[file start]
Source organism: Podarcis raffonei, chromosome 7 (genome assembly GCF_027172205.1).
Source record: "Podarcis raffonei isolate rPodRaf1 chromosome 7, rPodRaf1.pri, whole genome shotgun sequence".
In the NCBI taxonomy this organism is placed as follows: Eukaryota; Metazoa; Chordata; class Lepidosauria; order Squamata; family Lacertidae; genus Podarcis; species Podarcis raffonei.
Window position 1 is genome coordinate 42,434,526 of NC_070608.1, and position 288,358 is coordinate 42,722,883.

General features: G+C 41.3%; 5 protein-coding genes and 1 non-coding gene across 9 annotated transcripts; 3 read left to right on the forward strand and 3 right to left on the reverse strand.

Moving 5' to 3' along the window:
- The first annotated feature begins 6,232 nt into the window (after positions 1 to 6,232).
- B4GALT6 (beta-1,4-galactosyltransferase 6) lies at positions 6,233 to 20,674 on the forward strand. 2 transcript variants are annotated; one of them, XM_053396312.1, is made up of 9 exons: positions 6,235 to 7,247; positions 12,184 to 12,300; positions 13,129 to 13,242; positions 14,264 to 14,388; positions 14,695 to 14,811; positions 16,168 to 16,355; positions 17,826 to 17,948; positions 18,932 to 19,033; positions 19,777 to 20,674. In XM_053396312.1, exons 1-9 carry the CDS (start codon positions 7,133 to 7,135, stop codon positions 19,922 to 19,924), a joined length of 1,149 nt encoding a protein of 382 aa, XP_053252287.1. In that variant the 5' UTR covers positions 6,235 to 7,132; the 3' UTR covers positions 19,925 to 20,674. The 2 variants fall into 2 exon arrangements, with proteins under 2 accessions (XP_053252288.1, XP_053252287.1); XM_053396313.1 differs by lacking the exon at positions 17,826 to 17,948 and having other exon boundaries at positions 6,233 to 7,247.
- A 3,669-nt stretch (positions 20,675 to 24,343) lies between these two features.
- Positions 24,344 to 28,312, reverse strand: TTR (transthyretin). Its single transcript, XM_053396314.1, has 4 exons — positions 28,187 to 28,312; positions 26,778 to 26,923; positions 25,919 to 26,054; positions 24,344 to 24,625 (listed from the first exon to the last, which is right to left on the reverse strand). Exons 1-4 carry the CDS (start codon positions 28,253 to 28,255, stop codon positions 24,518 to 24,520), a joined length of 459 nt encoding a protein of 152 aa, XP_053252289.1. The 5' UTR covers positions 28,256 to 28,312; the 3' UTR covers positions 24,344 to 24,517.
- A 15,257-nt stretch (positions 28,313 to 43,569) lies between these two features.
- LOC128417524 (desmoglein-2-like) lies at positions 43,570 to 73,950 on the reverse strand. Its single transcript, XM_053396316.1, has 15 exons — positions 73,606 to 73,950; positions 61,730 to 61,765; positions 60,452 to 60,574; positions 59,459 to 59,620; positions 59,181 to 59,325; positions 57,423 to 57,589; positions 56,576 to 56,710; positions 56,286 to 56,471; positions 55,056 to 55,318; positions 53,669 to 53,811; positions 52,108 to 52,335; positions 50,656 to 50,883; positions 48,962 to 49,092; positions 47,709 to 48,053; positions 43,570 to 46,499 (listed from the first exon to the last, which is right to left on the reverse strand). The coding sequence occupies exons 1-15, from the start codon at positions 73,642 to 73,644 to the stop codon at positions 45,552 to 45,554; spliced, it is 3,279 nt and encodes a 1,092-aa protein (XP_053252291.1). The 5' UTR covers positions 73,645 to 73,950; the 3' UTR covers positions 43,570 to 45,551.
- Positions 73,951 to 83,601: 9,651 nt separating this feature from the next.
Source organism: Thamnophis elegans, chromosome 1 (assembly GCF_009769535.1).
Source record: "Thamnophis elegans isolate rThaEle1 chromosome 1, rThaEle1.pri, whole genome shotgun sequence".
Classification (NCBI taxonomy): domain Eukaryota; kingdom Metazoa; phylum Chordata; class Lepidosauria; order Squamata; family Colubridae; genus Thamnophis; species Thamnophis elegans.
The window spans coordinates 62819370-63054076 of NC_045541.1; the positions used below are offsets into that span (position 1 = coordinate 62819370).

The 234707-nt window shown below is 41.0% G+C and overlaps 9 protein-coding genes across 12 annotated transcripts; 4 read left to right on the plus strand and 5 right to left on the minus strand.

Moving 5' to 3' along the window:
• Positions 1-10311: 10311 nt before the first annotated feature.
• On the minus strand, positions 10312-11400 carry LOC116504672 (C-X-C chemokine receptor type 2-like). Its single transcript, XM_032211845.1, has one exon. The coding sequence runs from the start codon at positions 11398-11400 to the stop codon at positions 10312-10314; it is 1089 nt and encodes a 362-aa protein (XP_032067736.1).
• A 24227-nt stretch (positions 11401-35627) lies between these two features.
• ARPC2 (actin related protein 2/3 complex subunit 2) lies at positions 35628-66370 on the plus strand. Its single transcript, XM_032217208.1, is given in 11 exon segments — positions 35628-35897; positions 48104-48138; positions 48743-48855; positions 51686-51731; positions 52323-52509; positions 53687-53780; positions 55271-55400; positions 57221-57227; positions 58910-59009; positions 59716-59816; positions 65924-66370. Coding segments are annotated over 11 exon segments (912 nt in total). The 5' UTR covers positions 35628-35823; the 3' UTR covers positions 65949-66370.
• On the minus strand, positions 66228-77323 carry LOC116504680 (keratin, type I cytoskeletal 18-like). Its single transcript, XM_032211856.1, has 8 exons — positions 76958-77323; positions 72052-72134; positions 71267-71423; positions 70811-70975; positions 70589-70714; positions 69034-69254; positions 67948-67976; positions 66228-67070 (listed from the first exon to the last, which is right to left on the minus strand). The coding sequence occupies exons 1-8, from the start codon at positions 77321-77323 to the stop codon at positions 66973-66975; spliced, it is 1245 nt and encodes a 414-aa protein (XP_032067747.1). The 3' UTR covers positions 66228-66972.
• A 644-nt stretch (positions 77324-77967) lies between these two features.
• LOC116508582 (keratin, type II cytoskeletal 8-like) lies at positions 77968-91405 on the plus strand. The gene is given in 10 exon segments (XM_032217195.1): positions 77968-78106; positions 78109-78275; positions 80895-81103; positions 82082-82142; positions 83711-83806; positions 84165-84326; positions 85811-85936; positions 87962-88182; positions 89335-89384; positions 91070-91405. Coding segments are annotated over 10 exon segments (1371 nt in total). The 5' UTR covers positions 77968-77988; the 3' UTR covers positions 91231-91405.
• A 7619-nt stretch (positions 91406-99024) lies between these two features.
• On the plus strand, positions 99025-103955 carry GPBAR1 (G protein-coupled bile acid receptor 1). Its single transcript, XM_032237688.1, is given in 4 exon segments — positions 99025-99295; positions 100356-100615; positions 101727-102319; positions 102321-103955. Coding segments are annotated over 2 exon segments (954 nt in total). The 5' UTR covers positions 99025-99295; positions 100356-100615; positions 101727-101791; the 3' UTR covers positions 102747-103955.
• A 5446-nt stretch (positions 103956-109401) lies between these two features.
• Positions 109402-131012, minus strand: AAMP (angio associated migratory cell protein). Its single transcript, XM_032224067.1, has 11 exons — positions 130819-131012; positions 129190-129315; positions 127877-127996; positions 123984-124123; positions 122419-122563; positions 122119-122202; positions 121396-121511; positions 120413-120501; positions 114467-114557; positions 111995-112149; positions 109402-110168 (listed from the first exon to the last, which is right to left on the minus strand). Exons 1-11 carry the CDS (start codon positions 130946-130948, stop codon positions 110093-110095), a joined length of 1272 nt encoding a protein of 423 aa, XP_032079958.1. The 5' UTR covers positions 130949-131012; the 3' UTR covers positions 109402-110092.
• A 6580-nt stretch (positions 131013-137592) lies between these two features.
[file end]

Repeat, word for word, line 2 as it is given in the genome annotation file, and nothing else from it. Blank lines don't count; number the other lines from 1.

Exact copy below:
Source record: "Podarcis raffonei isolate rPodRaf1 chromosome 7, rPodRaf1.pri, whole genome shotgun sequence".